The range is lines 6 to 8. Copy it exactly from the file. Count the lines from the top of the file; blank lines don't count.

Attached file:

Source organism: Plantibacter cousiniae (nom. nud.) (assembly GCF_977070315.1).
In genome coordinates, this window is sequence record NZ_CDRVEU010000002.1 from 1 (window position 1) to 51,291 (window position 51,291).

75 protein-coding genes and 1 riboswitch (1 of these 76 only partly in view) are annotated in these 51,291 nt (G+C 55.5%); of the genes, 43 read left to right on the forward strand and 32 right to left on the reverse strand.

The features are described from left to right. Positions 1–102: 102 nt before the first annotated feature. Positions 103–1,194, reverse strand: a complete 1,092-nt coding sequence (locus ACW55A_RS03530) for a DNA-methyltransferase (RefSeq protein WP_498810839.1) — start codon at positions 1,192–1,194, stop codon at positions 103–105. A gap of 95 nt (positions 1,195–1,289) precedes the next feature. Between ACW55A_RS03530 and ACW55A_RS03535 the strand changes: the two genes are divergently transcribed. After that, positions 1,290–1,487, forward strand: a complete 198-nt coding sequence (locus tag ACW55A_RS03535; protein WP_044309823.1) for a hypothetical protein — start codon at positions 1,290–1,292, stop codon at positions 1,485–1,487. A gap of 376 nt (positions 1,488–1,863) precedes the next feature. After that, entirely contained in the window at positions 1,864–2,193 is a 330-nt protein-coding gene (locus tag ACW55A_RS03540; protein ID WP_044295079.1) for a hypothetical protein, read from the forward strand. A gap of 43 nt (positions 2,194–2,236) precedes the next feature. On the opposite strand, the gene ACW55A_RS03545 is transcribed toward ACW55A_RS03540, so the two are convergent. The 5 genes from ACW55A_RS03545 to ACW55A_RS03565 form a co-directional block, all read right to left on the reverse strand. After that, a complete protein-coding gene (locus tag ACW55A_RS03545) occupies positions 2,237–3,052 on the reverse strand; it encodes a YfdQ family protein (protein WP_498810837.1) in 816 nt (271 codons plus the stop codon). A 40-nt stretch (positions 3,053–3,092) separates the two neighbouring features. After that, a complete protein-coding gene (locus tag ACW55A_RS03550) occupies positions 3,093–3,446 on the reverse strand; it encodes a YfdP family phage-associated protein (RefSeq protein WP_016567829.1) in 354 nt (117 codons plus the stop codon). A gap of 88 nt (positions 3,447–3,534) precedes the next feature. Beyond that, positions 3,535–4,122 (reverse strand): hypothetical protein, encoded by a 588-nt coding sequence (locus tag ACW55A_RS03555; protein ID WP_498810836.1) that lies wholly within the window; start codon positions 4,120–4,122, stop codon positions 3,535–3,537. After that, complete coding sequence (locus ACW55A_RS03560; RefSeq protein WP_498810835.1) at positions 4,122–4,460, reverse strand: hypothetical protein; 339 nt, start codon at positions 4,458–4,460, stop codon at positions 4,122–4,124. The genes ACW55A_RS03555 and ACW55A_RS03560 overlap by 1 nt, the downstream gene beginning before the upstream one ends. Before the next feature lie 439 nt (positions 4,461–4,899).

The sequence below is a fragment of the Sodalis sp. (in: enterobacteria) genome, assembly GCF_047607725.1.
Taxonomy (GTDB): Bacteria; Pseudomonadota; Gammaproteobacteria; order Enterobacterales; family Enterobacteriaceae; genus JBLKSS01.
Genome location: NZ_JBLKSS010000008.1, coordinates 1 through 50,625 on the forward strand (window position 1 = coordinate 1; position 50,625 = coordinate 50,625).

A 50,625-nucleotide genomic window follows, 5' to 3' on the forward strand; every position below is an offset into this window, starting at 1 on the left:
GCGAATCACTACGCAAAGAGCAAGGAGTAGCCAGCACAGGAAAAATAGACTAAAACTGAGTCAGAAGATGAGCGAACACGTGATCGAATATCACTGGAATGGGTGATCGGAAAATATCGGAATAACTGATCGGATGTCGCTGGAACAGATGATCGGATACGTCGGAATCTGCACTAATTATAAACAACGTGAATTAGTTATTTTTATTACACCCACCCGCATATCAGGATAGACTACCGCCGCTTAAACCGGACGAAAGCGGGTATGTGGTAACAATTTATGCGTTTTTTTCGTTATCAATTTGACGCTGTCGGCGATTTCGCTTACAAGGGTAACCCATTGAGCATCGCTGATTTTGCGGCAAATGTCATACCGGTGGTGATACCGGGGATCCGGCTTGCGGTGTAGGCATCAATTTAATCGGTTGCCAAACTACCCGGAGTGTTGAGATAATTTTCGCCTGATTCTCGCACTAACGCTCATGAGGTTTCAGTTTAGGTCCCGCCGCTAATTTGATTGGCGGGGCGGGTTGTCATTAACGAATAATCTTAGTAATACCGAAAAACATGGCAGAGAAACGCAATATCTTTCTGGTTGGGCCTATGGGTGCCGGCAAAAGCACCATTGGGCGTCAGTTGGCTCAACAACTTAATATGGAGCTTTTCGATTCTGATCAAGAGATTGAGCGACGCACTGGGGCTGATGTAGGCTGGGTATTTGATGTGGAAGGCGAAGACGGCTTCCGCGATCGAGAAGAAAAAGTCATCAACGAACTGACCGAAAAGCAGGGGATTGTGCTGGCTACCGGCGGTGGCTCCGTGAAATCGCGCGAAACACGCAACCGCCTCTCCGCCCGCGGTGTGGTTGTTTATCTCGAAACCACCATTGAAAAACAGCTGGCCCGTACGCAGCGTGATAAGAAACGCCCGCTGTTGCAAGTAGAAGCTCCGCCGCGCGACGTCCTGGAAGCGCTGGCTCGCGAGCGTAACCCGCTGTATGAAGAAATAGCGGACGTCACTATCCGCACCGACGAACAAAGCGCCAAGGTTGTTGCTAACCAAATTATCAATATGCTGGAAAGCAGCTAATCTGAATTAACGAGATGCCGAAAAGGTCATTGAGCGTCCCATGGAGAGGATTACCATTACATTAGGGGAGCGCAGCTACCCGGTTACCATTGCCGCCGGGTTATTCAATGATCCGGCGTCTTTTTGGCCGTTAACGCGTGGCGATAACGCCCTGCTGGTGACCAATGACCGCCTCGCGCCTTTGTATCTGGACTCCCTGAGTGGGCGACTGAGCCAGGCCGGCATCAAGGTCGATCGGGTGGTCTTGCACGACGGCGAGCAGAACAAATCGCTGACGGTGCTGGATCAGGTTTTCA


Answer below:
Taxonomy (GTDB): Bacteria; Pseudomonadota; Gammaproteobacteria; order Enterobacterales; family Enterobacteriaceae; genus JBLKSS01.
Genome location: NZ_JBLKSS010000008.1, coordinates 1 through 50,625 on the forward strand (window position 1 = coordinate 1; position 50,625 = coordinate 50,625).

A 50,625-nucleotide genomic window follows, 5' to 3' on the forward strand; every position below is an offset into this window, starting at 1 on the left: